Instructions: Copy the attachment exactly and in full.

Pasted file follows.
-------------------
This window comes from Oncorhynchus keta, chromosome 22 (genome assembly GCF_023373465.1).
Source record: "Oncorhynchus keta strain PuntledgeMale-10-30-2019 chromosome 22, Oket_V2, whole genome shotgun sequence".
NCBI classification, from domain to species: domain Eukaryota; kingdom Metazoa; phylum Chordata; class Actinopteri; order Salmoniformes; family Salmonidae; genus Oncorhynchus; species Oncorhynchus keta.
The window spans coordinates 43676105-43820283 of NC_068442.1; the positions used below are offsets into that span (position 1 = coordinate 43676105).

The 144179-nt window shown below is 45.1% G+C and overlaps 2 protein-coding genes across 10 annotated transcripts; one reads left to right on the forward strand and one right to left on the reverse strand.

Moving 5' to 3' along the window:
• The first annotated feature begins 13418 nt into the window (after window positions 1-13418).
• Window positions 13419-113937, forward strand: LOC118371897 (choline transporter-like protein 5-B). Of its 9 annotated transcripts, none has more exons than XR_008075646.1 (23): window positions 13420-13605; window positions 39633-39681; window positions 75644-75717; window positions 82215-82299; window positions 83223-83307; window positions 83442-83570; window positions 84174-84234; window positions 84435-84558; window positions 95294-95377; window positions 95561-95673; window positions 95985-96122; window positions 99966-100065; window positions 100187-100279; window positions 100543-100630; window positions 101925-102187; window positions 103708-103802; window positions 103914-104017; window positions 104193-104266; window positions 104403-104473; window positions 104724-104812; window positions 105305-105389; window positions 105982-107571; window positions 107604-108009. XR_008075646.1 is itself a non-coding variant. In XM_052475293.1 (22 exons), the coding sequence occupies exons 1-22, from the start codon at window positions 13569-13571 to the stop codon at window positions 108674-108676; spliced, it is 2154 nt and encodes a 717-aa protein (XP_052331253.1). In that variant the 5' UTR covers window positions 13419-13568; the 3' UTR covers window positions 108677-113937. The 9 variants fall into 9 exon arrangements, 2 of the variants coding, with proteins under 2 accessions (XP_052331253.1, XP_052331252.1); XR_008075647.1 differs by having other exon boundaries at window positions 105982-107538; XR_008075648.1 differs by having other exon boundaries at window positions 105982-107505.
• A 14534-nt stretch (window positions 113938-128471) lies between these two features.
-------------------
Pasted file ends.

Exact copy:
This window comes from Oncorhynchus keta, chromosome 22 (genome assembly GCF_023373465.1).
Source record: "Oncorhynchus keta strain PuntledgeMale-10-30-2019 chromosome 22, Oket_V2, whole genome shotgun sequence".
NCBI classification, from domain to species: domain Eukaryota; kingdom Metazoa; phylum Chordata; class Actinopteri; order Salmoniformes; family Salmonidae; genus Oncorhynchus; species Oncorhynchus keta.
The window spans coordinates 43676105-43820283 of NC_068442.1; the positions used below are offsets into that span (position 1 = coordinate 43676105).

The 144179-nt window shown below is 45.1% G+C and overlaps 2 protein-coding genes across 10 annotated transcripts; one reads left to right on the forward strand and one right to left on the reverse strand.

Moving 5' to 3' along the window:
• The first annotated feature begins 13418 nt into the window (after window positions 1-13418).
• Window positions 13419-113937, forward strand: LOC118371897 (choline transporter-like protein 5-B). Of its 9 annotated transcripts, none has more exons than XR_008075646.1 (23): window positions 13420-13605; window positions 39633-39681; window positions 75644-75717; window positions 82215-82299; window positions 83223-83307; window positions 83442-83570; window positions 84174-84234; window positions 84435-84558; window positions 95294-95377; window positions 95561-95673; window positions 95985-96122; window positions 99966-100065; window positions 100187-100279; window positions 100543-100630; window positions 101925-102187; window positions 103708-103802; window positions 103914-104017; window positions 104193-104266; window positions 104403-104473; window positions 104724-104812; window positions 105305-105389; window positions 105982-107571; window positions 107604-108009. XR_008075646.1 is itself a non-coding variant. In XM_052475293.1 (22 exons), the coding sequence occupies exons 1-22, from the start codon at window positions 13569-13571 to the stop codon at window positions 108674-108676; spliced, it is 2154 nt and encodes a 717-aa protein (XP_052331253.1). In that variant the 5' UTR covers window positions 13419-13568; the 3' UTR covers window positions 108677-113937. The 9 variants fall into 9 exon arrangements, 2 of the variants coding, with proteins under 2 accessions (XP_052331253.1, XP_052331252.1); XR_008075647.1 differs by having other exon boundaries at window positions 105982-107538; XR_008075648.1 differs by having other exon boundaries at window positions 105982-107505.
• A 14534-nt stretch (window positions 113938-128471) lies between these two features.